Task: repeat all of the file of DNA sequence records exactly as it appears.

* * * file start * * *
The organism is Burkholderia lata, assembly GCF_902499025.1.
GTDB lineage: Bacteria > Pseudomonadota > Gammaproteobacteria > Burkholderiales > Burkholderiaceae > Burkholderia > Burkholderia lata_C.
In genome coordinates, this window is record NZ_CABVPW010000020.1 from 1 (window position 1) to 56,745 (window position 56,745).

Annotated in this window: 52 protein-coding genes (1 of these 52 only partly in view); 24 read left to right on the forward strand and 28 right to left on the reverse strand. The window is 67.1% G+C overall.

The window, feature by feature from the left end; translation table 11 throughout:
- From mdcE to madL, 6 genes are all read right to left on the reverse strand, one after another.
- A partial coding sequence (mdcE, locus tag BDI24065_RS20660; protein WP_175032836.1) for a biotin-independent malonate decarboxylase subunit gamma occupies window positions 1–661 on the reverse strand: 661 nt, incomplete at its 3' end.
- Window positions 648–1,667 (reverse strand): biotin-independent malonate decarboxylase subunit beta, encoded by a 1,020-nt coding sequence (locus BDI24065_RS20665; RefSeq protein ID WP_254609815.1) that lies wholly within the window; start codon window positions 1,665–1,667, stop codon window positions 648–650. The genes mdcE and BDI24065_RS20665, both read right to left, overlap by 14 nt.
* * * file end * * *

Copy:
The organism is Burkholderia lata, assembly GCF_902499025.1.
GTDB lineage: Bacteria > Pseudomonadota > Gammaproteobacteria > Burkholderiales > Burkholderiaceae > Burkholderia > Burkholderia lata_C.
In genome coordinates, this window is record NZ_CABVPW010000020.1 from 1 (window position 1) to 56,745 (window position 56,745).

Annotated in this window: 52 protein-coding genes (1 of these 52 only partly in view); 24 read left to right on the forward strand and 28 right to left on the reverse strand. The window is 67.1% G+C overall.

The window, feature by feature from the left end; translation table 11 throughout:
- From mdcE to madL, 6 genes are all read right to left on the reverse strand, one after another.
- A partial coding sequence (mdcE, locus tag BDI24065_RS20660; protein WP_175032836.1) for a biotin-independent malonate decarboxylase subunit gamma occupies window positions 1–661 on the reverse strand: 661 nt, incomplete at its 3' end.
- Window positions 648–1,667 (reverse strand): biotin-independent malonate decarboxylase subunit beta, encoded by a 1,020-nt coding sequence (locus BDI24065_RS20665; RefSeq protein ID WP_254609815.1) that lies wholly within the window; start codon window positions 1,665–1,667, stop codon window positions 648–650. The genes mdcE and BDI24065_RS20665, both read right to left, overlap by 14 nt.